Because, let’s remember. God has already freed them from slavery with the signs of the plagues. God has directed them where to go and is leading their very path with the pillars of cloud and fire, and what do the Israelites say when they see Pharaoh approaching?
“Was it because there were no graves in Egypt that you have taken us away to die in the wilderness? It would have been better for us to serve the Egyptians than to die in the wilderness.”
These are the people God is saving! People who so quickly forget that they’ve already been delivered. People who forget at the first sign of trouble that God has already been actively working in their lives to save them.
But, when I started to think about the time that the parting of the waters took, I tried to put myself in their dusty sandals.
Imagine, your people have spent 400 years as slaves to this brutal regime of Egypt. It is all you remember. It is all anyone remembers. You escape slavery, only to turn around and see the entire Egyptian army pursuing you. You moan and whine a bit to God and to Moses about how slavery wasn’t really that bad and perhaps we should just go back quietly and forget this whole rescue business, hoping that Pharaoh will appreciate your acquiescence to his brutal force. But Moses comes to the locker room at half time with a great speech:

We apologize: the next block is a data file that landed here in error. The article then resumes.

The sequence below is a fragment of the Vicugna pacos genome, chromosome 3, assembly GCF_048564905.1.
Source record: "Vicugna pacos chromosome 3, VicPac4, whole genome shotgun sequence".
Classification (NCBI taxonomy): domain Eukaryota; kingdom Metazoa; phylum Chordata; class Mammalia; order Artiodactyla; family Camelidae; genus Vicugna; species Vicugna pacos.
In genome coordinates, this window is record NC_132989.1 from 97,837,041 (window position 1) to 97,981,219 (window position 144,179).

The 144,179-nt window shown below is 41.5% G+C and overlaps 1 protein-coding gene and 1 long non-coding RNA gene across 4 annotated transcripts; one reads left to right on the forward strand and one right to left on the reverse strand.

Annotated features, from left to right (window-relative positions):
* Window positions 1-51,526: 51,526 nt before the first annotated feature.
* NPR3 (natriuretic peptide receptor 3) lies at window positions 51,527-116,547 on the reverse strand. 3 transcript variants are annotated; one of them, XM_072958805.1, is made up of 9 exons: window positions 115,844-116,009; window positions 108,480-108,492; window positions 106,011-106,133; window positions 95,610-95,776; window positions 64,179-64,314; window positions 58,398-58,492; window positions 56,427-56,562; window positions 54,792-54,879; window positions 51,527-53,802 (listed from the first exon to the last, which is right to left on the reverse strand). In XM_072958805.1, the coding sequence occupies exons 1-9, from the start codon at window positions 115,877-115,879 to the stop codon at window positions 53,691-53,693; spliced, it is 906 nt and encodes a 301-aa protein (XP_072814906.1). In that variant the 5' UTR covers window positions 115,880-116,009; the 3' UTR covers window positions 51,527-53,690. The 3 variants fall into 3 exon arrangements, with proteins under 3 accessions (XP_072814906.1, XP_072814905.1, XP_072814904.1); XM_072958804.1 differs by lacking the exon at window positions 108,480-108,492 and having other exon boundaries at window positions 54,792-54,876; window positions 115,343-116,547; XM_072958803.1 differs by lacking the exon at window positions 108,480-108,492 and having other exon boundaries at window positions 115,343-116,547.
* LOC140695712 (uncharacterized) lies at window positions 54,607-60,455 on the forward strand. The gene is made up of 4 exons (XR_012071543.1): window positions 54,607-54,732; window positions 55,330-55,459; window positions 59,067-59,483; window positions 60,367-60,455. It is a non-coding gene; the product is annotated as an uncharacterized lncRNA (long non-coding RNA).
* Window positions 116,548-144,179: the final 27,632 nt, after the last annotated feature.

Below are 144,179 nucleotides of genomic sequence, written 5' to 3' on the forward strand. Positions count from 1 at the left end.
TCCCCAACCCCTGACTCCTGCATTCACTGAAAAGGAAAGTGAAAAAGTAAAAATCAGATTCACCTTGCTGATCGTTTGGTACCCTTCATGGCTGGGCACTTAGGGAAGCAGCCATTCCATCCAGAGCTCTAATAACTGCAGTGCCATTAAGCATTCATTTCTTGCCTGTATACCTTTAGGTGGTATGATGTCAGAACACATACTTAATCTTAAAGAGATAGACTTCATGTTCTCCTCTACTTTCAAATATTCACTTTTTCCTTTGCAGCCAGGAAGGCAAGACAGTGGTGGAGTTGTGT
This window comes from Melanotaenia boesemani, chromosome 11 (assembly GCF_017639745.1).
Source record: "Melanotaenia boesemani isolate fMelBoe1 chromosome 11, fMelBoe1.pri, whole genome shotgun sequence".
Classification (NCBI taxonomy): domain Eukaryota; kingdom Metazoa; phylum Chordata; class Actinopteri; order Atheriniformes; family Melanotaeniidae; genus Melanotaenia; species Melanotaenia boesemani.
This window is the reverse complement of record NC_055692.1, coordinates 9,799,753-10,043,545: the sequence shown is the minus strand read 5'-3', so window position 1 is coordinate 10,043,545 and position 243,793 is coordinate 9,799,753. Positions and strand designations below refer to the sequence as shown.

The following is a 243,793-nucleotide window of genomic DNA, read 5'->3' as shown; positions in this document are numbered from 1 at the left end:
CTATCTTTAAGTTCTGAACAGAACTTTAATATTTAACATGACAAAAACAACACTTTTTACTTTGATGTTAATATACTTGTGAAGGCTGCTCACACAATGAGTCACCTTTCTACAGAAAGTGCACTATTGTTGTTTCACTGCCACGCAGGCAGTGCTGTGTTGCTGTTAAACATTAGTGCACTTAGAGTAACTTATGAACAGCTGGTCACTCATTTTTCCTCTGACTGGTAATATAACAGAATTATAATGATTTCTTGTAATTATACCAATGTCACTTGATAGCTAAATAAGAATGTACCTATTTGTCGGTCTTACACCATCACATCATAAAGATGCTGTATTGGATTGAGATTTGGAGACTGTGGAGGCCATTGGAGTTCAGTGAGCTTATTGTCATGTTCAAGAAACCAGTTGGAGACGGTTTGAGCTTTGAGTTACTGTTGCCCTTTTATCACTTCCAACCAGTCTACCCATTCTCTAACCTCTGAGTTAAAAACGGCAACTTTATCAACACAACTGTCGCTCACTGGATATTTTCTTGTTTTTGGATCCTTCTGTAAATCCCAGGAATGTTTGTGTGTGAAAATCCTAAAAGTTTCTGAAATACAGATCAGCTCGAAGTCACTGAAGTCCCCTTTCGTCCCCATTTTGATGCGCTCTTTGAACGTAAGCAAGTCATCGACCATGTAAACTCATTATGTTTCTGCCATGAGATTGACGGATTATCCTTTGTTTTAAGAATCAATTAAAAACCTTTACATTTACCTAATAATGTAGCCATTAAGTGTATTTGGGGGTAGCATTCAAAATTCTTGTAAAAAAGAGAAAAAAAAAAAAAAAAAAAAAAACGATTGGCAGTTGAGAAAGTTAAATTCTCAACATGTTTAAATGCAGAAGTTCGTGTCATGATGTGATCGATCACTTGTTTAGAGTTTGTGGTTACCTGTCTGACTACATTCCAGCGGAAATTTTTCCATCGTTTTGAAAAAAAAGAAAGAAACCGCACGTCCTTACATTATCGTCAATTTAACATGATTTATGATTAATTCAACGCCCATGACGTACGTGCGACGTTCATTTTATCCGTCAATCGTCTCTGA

Do NOT be afraid! Stand firm and see the deliverance that the Lord will accomplish for YOU today. For the Egyptians whom you see today you shall never see again! The Lord will FIGHT for you and YOU have only to keep still!!”
So, despite the fact that they are up against a large body of water and have no boats, life preservers or inner tubes, the Israelites don’t turn themselves in to Pharaoh. They keep going, heading toward a big swim. And all night long, while on one side they hear the noise of the chariot wheels and the neighing of the horses, the sound of the Egyptians cooking their dinner and singing around the fire as they anticipate the rout and destruction of the foolish Israelites in the morning, on the other side they hear the wind. It is dark, so they can’t see what’s going on, but they can tell that something is happening on the Red Sea.
And then the morning arrives. Imagine that scene coming into view as the sun creeps over the horizon.
“What happened to the Sea?!”
“Is that a wall of water? How is it staying up there?”
And perhaps this is really the miracle of the story—these people whose faith was so shaky a few verses before—these same people walk into this alley of dry land, with walls of water on either side of them. And not just one of the people. But all of them. Helping mothers push their strollers. Carrying the toddlers. Assisting those on crutches and in wheelchairs. This is about the salvation of a community, not a bunch of individuals who happen to be walking in the same place.
And before the improbable wall of water remembered it was supposed to obey the laws of gravity, they all made it across safely to the other side. And while they stood there on the other side of the Sea, watching the destruction of the Egyptian army, I suspect their first thought was relief. A realization that Pharaoh would not be chasing them any more.
They were free.